The 1998 season was the first that was a big deal for me, from start to finish, because it was the follow-up to Nomar’s Rookie of the Year campaign, Pedro’s first season with the Sox, and Saberhagen’s chance to recapture some of his former glory. None of these three items disappointed, and when Boston took home the Wild Card, everything seemed right. That is, until the Indians once again bullied the Sox out of the first round.
This was good, though. It left me hungry as a fan for the first time, left me feeling like the Red Sox could have won, should have won, and that just made me want the 1999 season to happen. I cared that it was Mo Vaughn’s last year. I cared that Valentin just wasn’t the same after moving off of shortstop. I cared that Pedro didn’t win his second-consecutive Cy Young, and instead finished in second, in his first year in the AL. I cared about the Red Sox, and that’s what made 1999 the most incredible Red Sox season of my life to that point, the one I still to this day hold just as dear as the successful 2004, 2007, and 2013 campaigns that brought World Series to Boston.
Bret Saberhagen was, somewhat surprisingly, a huge part of that for me.
Saberhagen was a 19th-round selection of the Royals in the 1982 MLB draft. He was just 19 when he first suited up professionally in 1983, but he finished the year at Double A thanks to a dominating showing at Low A Fort Myers. That was the last time Saberhagen would pitch in the minors, until he was working his way back from surgery 13 years later.
The 1984 Royals moved Sabes between starting and relief, and the rookie logged 157 innings in the process. He didn’t miss bats, but he didn’t miss the strike zone, either, and this led to a 115 ERA+ as a 20-year-old major leaguer. Things would only improve for him from there.
In 1985, Saberhagen was the best pitcher on the World Series-winning Royals. He won 20 games, a number cited here only because he deserved them: his ERA was 2.87, 43 percent better than average, and thanks to a league-best 1.5 walks per nine, he also led the AL in K/BB at 4.2. He won the Cy Young, finished 10th in MVP balloting, and gave up just one run in 18 innings in the World Series., taking home Series MVP honors. No sophomore slump here.
Amazingly, this was not to be his best season with the Royals. That would come in 1989, when Saberhagen led the league in win percentage (.793), ERA (2.16), complete games (12), innings (262), ERA+ (180), WHIP (0.96), and K/BB (4.5). He won his second of two Cy Youngs, finished eighth in the MVP vote, and took home a Gold Glove as well. It’s not quite a World Series victory, but as a runner-up, you could do a lot worse than this.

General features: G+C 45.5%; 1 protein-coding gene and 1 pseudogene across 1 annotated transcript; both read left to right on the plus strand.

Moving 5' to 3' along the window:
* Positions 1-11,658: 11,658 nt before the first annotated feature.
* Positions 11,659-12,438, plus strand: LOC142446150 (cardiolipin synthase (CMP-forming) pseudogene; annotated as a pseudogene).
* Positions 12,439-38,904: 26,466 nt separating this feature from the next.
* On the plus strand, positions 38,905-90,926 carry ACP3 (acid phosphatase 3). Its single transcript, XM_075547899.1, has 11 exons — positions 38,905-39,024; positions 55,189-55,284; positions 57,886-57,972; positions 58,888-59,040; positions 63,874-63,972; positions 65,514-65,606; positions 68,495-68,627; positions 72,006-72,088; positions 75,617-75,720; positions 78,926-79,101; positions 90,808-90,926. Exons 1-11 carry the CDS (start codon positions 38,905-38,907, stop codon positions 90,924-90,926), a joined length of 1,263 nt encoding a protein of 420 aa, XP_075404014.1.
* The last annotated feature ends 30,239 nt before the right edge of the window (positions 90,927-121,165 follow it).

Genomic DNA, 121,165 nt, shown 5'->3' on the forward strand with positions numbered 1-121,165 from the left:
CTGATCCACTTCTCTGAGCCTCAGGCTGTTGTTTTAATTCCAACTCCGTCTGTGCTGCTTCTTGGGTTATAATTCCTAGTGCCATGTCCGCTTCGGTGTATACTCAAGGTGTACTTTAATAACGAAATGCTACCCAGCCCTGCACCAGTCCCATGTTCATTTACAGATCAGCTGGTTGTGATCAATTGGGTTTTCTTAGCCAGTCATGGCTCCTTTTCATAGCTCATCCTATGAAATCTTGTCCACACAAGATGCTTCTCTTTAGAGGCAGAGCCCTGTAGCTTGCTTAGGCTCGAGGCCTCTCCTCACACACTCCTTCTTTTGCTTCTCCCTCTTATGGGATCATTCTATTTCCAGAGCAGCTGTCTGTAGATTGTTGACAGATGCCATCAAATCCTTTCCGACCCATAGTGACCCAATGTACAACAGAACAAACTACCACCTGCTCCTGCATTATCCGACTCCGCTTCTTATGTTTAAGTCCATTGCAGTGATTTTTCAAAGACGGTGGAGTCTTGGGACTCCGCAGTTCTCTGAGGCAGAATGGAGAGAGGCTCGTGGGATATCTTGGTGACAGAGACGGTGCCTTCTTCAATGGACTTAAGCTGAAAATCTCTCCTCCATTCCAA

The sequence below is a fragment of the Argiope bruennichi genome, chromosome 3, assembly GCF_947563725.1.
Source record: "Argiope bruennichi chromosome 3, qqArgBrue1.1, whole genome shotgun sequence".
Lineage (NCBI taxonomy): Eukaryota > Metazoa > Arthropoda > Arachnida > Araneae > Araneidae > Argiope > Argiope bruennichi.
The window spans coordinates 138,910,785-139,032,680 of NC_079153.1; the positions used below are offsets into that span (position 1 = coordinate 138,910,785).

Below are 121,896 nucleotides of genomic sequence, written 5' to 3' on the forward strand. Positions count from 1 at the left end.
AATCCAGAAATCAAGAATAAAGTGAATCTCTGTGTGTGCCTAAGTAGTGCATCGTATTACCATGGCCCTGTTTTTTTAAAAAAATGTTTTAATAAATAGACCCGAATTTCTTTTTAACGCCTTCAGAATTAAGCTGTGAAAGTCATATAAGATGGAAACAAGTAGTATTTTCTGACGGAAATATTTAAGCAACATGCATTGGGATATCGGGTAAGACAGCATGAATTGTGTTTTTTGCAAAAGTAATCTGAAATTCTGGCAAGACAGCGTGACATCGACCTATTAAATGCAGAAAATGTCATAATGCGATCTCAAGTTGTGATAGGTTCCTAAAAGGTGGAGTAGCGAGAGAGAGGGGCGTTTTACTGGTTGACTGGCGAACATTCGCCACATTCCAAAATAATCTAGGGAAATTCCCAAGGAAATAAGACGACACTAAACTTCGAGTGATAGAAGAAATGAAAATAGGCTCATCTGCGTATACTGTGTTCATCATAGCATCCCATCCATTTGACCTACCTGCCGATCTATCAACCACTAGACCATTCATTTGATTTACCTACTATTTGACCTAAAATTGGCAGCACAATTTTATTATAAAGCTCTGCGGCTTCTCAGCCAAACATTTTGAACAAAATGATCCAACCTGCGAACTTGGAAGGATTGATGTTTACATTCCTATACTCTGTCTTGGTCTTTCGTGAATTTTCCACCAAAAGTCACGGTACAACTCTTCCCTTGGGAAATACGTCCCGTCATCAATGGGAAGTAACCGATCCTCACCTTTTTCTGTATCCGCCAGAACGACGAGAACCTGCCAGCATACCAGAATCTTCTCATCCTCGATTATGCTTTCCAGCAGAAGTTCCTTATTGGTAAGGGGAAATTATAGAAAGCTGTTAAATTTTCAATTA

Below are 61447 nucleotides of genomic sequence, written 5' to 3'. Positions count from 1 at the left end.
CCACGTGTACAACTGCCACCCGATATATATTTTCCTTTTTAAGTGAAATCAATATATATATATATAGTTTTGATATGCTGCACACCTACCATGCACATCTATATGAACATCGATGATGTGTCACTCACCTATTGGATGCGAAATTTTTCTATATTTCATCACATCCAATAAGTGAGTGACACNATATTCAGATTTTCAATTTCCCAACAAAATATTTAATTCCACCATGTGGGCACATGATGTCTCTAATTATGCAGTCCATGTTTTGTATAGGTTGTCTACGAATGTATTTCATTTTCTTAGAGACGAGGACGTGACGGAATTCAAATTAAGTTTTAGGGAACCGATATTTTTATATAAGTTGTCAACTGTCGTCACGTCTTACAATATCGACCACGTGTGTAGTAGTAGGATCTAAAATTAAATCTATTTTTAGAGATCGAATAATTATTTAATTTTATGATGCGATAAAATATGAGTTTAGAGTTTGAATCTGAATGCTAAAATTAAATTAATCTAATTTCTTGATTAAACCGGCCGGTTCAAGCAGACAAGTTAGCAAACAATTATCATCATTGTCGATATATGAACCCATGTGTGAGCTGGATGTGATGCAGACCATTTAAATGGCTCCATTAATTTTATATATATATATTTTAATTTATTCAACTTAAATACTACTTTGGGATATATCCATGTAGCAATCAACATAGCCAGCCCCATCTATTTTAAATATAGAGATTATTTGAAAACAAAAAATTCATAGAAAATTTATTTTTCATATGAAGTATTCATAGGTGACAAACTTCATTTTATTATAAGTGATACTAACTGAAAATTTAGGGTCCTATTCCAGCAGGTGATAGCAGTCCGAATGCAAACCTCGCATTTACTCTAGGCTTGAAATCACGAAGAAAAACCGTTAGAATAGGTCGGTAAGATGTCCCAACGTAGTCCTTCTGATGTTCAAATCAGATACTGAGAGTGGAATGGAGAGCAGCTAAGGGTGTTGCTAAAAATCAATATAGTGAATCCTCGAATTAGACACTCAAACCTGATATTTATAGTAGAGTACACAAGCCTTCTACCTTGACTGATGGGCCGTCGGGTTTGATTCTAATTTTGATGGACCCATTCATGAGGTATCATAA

All told, Saberhagen posted a 128 ERA+ with the Royals from 1984 through 1991, tossing 1,660 innings in that stretch. As a full-time starter (1985 onward), he averaged 215 innings per season, and 30 starts. That average is a bit misleading, too, as Saberhagen missed time due to injury that cut into that figure—likely due to the workload from the seasons in which he was healthy.
Saberhagen threw 235 innings as a 21-year-old in 1985, and that doesn’t count the additional 25 postseason frames. In 1986, the right-hander managed just 156, and, according to a 1987 Peter Gammons profile of the young hurler at Sports Illustrated, much of that was physical: “I hurt in so many places that I felt 37 and had no way to answer the people who thought it had all gone to—or through—my head.”
Whatever ailed him in ’86 vanished in ’87, when he threw 257 innings with a 136 ERA+. In 1988, it was more of the same, at least in terms of usage: 260 frames, 3.80 ERA, 106 ERA+. The 1980s just didn’t pay attention to workload and fatigue in the same way the 2000s do, though, and it didn’t help that Saberhagen handled another 260 innings just fine in 1989, his greatest season of 16.
The problems, they came after 1989. Not only was that the last time Saberhagen reached the 260 inning mark, but it was the last time he crossed the 200 inning line. From 1984 through 1989, a six-year stretch, Saberhagen threw 1,329 innings, but in the last 12 years of his career, he wouldn’t be able to exceed that figure.